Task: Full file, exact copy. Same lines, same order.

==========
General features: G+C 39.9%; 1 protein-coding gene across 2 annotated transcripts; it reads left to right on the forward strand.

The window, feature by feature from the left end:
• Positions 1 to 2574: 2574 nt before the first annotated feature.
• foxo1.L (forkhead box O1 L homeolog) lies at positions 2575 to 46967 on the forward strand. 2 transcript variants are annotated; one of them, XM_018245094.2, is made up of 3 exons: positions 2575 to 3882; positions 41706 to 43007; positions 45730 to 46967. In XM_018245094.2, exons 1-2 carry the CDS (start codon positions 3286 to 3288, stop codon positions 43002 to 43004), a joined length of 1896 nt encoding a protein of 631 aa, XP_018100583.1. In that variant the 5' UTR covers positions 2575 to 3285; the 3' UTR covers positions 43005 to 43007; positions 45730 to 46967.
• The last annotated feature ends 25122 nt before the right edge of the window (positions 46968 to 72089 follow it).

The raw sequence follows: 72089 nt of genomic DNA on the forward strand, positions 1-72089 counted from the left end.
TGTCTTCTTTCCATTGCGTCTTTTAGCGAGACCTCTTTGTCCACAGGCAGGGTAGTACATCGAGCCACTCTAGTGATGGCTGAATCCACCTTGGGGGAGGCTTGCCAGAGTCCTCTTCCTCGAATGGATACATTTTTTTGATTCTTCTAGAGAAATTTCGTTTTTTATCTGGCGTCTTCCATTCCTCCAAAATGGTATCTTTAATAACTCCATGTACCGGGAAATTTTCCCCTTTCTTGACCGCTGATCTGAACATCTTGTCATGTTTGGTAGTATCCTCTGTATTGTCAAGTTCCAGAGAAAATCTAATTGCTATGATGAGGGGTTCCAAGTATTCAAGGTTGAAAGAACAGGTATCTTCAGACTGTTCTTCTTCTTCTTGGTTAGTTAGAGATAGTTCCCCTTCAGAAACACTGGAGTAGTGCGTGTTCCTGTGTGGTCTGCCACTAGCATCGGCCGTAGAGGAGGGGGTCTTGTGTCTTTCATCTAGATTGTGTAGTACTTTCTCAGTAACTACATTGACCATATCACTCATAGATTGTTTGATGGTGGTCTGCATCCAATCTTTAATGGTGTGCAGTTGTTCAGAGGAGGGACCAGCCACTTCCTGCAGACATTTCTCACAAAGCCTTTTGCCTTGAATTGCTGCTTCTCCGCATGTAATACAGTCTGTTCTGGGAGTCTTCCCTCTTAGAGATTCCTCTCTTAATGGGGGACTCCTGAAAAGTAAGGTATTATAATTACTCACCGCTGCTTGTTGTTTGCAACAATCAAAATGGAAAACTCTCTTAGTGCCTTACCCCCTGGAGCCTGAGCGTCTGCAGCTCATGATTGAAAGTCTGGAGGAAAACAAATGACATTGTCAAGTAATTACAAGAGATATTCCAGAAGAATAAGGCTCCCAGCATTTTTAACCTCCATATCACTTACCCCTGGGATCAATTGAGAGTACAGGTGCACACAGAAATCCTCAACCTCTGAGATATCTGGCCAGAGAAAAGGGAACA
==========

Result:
General features: G+C 39.9%; 1 protein-coding gene across 2 annotated transcripts; it reads left to right on the forward strand.

The window, feature by feature from the left end:
• Positions 1 to 2574: 2574 nt before the first annotated feature.
• foxo1.L (forkhead box O1 L homeolog) lies at positions 2575 to 46967 on the forward strand. 2 transcript variants are annotated; one of them, XM_018245094.2, is made up of 3 exons: positions 2575 to 3882; positions 41706 to 43007; positions 45730 to 46967. In XM_018245094.2, exons 1-2 carry the CDS (start codon positions 3286 to 3288, stop codon positions 43002 to 43004), a joined length of 1896 nt encoding a protein of 631 aa, XP_018100583.1. In that variant the 5' UTR covers positions 2575 to 3285; the 3' UTR covers positions 43005 to 43007; positions 45730 to 46967.
• The last annotated feature ends 25122 nt before the right edge of the window (positions 46968 to 72089 follow it).

The raw sequence follows: 72089 nt of genomic DNA on the forward strand, positions 1-72089 counted from the left end.
TGTCTTCTTTCCATTGCGTCTTTTAGCGAGACCTCTTTGTCCACAGGCAGGGTAGTACATCGAGCCACTCTAGTGATGGCTGAATCCACCTTGGGGGAGGCTTGCCAGAGTCCTCTTCCTCGAATGGATACATTTTTTTGATTCTTCTAGAGAAATTTCGTTTTTTATCTGGCGTCTTCCATTCCTCCAAAATGGTATCTTTAATAACTCCATGTACCGGGAAATTTTCCCCTTTCTTGACCGCTGATCTGAACATCTTGTCATGTTTGGTAGTATCCTCTGTATTGTCAAGTTCCAGAGAAAATCTAATTGCTATGATGAGGGGTTCCAAGTATTCAAGGTTGAAAGAACAGGTATCTTCAGACTGTTCTTCTTCTTCTTGGTTAGTTAGAGATAGTTCCCCTTCAGAAACACTGGAGTAGTGCGTGTTCCTGTGTGGTCTGCCACTAGCATCGGCCGTAGAGGAGGGGGTCTTGTGTCTTTCATCTAGATTGTGTAGTACTTTCTCAGTAACTACATTGACCATATCACTCATAGATTGTTTGATGGTGGTCTGCATCCAATCTTTAATGGTGTGCAGTTGTTCAGAGGAGGGACCAGCCACTTCCTGCAGACATTTCTCACAAAGCCTTTTGCCTTGAATTGCTGCTTCTCCGCATGTAATACAGTCTGTTCTGGGAGTCTTCCCTCTTAGAGATTCCTCTCTTAATGGGGGACTCCTGAAAAGTAAGGTATTATAATTACTCACCGCTGCTTGTTGTTTGCAACAATCAAAATGGAAAACTCTCTTAGTGCCTTACCCCCTGGAGCCTGAGCGTCTGCAGCTCATGATTGAAAGTCTGGAGGAAAACAAATGACATTGTCAAGTAATTACAAGAGATATTCCAGAAGAATAAGGCTCCCAGCATTTTTAACCTCCATATCACTTACCCCTGGGATCAATTGAGAGTACAGGTGCACACAGAAATCCTCAACCTCTGAGATATCTGGCCAGAGAAAAGGGAACA